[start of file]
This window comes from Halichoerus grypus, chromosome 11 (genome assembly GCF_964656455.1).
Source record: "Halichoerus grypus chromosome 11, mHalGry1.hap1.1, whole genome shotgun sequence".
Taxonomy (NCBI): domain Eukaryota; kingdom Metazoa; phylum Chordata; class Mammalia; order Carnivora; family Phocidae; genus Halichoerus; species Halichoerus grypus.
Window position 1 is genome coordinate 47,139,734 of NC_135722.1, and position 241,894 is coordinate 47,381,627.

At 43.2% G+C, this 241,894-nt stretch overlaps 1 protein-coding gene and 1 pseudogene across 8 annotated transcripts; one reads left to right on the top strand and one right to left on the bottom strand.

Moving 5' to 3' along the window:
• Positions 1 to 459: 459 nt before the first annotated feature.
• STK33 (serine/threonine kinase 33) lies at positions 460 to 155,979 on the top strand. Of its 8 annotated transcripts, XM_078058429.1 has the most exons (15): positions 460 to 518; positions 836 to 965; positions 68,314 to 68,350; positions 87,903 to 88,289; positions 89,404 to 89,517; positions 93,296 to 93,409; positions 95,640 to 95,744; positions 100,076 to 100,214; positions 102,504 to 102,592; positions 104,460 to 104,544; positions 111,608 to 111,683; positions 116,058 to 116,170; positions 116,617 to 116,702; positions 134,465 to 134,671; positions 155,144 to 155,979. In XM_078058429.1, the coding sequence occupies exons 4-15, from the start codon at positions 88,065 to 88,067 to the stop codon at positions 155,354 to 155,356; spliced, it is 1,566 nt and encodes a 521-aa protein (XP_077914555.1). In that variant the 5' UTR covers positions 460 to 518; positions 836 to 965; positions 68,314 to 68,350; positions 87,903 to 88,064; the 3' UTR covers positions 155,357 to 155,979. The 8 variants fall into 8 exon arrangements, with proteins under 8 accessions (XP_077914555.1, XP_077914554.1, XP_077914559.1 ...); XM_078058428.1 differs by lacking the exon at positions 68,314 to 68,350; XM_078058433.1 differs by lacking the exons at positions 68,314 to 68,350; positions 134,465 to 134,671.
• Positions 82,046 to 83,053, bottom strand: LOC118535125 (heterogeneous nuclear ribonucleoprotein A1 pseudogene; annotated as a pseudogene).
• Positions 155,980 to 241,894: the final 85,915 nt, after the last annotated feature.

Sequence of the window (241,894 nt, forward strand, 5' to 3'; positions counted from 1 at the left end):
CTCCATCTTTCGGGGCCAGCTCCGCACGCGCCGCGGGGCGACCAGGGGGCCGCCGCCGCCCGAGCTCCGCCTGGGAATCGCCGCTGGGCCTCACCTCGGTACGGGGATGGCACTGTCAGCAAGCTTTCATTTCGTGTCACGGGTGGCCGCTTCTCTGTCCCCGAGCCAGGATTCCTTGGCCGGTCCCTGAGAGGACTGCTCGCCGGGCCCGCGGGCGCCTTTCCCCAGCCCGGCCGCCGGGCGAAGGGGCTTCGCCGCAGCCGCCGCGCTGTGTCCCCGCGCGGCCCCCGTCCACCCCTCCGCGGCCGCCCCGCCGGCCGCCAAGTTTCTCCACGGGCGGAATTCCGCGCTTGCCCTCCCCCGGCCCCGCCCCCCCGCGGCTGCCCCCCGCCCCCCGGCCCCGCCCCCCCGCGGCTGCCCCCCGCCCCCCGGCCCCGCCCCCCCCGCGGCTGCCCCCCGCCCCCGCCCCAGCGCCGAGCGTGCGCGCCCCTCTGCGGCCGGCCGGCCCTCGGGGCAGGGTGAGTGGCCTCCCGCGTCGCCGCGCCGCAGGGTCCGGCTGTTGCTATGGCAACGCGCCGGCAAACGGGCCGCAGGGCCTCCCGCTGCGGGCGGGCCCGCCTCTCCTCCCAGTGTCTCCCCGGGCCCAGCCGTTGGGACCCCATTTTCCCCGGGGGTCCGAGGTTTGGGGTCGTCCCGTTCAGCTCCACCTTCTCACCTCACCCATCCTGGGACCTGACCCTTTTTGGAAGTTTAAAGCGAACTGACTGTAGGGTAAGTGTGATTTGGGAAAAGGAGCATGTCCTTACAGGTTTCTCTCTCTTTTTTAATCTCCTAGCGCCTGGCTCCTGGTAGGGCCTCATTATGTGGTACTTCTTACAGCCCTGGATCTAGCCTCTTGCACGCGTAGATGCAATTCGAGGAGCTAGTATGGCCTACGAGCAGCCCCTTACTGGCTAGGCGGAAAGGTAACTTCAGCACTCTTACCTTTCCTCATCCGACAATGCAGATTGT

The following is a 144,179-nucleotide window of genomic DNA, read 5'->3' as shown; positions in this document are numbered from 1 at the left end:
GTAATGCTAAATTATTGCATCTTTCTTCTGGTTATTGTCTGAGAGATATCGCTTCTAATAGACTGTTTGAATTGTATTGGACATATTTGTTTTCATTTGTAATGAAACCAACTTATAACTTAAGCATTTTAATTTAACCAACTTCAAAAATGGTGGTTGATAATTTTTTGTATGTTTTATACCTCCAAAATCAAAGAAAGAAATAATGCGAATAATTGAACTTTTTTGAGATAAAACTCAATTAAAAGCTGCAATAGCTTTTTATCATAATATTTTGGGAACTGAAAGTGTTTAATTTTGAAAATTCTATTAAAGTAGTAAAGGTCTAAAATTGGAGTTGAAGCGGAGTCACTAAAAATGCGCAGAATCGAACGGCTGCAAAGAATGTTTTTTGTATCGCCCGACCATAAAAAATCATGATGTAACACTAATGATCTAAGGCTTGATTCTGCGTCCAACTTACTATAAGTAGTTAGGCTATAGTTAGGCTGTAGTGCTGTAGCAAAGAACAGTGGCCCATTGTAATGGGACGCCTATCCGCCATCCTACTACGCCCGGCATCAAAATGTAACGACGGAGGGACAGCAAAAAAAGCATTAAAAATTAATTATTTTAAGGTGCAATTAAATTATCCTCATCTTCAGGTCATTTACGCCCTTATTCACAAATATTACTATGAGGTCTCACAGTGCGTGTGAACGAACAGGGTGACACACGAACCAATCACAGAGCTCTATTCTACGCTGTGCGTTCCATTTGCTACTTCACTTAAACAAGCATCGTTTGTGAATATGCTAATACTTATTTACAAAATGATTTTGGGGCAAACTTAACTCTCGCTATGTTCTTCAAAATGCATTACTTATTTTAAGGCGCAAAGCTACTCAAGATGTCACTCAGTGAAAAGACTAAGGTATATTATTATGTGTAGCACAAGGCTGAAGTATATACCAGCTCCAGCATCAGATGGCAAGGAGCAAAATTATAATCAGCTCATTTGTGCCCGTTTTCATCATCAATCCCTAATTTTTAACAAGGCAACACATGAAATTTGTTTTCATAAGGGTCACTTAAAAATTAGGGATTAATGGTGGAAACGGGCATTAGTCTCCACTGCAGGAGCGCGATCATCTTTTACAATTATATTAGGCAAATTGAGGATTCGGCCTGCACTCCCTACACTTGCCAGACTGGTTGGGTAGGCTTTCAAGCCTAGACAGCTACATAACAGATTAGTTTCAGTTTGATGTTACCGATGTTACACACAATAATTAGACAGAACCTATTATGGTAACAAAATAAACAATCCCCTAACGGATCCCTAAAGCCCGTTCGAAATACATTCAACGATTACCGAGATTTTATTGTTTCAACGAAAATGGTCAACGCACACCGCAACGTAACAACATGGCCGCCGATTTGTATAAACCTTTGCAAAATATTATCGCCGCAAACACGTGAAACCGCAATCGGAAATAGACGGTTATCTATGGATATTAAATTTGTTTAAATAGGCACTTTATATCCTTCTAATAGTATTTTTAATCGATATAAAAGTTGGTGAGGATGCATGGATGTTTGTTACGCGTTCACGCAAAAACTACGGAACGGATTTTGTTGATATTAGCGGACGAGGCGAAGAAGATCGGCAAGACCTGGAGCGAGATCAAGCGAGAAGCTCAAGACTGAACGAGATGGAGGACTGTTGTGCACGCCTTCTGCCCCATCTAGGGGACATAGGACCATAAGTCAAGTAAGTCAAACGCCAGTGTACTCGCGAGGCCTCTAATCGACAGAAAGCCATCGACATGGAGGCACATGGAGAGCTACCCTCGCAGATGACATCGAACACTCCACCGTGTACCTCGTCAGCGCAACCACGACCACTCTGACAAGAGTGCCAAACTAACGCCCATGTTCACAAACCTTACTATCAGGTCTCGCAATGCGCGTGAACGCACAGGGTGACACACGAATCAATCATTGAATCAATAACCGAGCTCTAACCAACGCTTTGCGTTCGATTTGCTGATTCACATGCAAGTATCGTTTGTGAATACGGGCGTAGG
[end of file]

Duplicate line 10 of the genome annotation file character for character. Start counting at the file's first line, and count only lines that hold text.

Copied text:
• Positions 155,980 to 241,894: the final 85,915 nt, after the last annotated feature.